About us: We own a wild bird feeding supply nature shop in East Lansing, Michigan,
a store that provides a wide variety of supplies to help you enjoy the birdwatching hobby.

This blog was created to answer frequently asked questions & to share nature stories and photographs.
To contribute, email me at bloubird@gmail.com.

Monday, July 23, 2012

Black-headed or bald-headed-vulture-cardinal

I’ve seen a lot of rough looking birds lately with feathers poking up here and there. I know that soon I’ll be getting calls about black-headed or bald birds.

Every July and August it is a somewhat common sight to see some bald birds at the feeder in mid-Michigan. Molting, for birds, is usually the periodic replacement of feathers by shedding old feathers while producing new ones. And, after the breeding season, most birds go through pre-basic molt that results in a covering of feathers, which will last until the next breeding season.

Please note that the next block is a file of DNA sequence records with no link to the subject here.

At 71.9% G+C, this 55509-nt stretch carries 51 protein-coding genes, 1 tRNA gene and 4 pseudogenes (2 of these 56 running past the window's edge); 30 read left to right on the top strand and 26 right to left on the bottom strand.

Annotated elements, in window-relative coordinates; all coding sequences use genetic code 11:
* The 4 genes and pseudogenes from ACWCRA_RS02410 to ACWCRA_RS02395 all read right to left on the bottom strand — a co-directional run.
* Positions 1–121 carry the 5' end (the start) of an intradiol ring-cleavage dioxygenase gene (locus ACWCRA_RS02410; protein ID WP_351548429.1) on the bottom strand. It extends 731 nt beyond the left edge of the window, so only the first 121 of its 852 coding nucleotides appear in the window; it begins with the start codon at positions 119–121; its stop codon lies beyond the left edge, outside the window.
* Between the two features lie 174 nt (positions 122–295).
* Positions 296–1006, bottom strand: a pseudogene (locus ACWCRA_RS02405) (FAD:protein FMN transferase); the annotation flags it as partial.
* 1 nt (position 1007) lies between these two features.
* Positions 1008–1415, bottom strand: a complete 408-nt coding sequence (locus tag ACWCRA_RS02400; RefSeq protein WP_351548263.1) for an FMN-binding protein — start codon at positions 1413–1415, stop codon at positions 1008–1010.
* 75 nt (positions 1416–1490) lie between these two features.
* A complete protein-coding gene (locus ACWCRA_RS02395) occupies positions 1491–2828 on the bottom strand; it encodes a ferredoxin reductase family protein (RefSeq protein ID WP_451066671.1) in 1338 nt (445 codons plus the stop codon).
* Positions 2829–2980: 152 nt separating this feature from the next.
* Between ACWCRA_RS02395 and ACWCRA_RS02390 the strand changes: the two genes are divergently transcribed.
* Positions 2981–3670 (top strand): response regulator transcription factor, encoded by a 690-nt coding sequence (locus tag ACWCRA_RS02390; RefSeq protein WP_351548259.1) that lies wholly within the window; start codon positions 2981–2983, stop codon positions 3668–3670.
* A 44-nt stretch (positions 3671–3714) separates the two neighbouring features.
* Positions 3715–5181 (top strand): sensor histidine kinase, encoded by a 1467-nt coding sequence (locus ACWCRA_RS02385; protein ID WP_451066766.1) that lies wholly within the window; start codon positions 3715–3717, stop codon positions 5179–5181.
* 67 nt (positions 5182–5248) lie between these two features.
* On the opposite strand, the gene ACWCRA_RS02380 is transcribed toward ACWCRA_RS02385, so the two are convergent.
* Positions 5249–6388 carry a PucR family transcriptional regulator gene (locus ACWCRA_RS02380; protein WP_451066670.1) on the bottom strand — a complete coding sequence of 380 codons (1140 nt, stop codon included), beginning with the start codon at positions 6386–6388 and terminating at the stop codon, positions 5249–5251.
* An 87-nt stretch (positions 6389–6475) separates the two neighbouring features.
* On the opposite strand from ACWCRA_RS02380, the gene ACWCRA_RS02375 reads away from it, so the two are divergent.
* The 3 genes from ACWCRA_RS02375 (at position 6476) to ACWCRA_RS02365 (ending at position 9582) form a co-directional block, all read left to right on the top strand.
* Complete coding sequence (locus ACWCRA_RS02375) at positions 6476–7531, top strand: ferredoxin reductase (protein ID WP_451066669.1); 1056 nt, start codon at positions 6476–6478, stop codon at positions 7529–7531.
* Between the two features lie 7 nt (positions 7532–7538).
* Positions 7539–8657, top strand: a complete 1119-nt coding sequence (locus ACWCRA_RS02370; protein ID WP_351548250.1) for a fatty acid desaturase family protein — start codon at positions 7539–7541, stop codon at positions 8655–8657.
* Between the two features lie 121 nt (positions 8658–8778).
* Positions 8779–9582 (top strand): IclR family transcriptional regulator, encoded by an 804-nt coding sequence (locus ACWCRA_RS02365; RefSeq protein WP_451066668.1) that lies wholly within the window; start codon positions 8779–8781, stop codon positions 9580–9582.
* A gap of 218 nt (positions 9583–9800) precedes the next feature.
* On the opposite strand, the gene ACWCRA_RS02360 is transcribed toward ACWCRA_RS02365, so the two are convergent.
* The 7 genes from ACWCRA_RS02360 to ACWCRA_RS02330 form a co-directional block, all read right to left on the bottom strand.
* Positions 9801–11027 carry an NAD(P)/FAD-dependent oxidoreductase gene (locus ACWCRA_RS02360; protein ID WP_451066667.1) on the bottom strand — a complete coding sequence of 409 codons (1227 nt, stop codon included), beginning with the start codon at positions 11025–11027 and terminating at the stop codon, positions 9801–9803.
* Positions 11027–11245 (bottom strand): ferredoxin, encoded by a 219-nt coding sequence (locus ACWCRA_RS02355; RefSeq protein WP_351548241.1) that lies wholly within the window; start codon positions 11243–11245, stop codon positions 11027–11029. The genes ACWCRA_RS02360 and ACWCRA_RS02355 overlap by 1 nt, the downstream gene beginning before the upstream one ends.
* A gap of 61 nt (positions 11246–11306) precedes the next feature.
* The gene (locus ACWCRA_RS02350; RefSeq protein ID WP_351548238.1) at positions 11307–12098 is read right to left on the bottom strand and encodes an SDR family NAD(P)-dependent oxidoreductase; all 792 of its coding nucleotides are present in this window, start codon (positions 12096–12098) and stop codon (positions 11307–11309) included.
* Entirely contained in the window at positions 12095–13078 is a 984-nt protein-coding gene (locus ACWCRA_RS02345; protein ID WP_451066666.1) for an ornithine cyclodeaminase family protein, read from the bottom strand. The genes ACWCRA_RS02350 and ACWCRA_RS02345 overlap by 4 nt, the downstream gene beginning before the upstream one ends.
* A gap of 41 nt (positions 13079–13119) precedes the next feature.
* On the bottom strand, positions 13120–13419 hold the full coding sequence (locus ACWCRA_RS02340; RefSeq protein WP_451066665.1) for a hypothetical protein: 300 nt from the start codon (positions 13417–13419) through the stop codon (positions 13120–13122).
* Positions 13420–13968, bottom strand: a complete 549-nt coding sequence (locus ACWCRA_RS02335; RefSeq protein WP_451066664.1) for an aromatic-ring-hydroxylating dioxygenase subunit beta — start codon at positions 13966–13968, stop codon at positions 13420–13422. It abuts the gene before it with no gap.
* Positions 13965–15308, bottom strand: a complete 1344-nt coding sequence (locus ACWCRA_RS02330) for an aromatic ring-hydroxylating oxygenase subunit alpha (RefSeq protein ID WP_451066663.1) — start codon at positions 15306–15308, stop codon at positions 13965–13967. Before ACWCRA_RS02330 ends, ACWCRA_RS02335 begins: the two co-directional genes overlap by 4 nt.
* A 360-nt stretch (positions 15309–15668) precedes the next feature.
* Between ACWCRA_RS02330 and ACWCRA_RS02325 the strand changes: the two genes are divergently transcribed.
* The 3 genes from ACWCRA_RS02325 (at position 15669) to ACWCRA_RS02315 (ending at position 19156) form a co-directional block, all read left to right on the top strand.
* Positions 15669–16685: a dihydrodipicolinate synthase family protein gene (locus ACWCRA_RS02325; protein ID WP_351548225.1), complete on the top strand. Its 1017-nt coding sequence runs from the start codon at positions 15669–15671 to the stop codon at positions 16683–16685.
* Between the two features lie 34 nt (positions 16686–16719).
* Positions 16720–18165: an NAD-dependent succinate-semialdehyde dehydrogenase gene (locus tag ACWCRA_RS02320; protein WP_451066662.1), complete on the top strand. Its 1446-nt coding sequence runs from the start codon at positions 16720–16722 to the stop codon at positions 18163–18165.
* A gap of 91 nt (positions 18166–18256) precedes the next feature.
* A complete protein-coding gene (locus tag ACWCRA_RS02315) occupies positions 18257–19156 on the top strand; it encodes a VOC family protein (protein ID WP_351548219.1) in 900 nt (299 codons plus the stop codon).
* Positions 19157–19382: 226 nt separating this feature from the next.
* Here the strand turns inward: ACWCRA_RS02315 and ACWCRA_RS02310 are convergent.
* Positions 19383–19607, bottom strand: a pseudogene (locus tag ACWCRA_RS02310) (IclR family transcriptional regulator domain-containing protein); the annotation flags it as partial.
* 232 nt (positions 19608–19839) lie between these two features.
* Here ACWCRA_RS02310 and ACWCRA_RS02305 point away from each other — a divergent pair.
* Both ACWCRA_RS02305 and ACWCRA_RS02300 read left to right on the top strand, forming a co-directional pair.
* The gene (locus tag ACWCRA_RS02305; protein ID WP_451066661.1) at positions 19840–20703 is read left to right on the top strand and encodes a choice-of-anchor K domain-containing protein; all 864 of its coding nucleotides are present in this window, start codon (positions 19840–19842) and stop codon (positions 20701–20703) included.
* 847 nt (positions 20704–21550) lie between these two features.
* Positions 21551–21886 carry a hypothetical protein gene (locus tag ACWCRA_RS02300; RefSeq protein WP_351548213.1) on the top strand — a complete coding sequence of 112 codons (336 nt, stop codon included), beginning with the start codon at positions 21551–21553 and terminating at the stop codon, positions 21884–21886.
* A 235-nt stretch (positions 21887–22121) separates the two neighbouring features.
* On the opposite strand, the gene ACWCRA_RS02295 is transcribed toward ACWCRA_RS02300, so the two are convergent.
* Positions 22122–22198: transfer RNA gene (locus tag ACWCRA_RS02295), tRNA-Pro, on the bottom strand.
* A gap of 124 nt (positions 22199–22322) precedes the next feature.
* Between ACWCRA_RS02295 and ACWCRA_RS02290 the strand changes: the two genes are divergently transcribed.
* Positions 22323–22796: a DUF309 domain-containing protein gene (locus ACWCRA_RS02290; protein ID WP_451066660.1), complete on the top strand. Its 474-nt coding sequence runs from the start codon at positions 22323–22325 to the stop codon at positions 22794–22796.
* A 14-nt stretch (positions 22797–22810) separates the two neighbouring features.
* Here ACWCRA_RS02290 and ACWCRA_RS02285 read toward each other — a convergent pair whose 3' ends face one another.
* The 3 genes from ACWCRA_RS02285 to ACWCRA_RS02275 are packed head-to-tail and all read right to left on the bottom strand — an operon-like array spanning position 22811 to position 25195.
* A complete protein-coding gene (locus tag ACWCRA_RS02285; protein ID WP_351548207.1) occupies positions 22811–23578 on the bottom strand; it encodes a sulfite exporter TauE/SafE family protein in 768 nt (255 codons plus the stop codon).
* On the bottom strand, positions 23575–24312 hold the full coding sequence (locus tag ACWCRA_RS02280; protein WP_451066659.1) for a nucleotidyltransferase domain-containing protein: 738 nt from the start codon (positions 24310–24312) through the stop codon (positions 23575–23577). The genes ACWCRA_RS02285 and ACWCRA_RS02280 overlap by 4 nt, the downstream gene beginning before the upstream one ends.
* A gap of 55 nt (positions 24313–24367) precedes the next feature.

However, after nesting season some Cardinals, BlueJays, and Grackles go through an abnormal molt or replacement of feathers. Many appear to be juveniles undergoing their first pre-basic molt or growth of their first winter adult plumage. There are no scientific studies on why some of these birds are bald and some aren’t or why it’s just the head.

Growing up I remember we would have bald Blue Jays appear at the feeders every fall. They were large, lively, loud, healthy birds with tiny bald black heads. Fortunately, new head feathers grew in within a few weeks.

I don’t believe there is anything wrong with most of these birds, despite how bad they look. The only other reason a bird might lose patches of feathers may be due to health problems such as malnutrition, mite infestation, or some unidentified disease.

So if you see a Vulture Cardinal or Mohawk Blue Jay, don't worry. The unexplainable but temporary feather loss is common for this time of year. Even though staggered feather replacement is the normal pattern for most birds, I believe these birds will be alright without any intervention and grow their feathers back soon.

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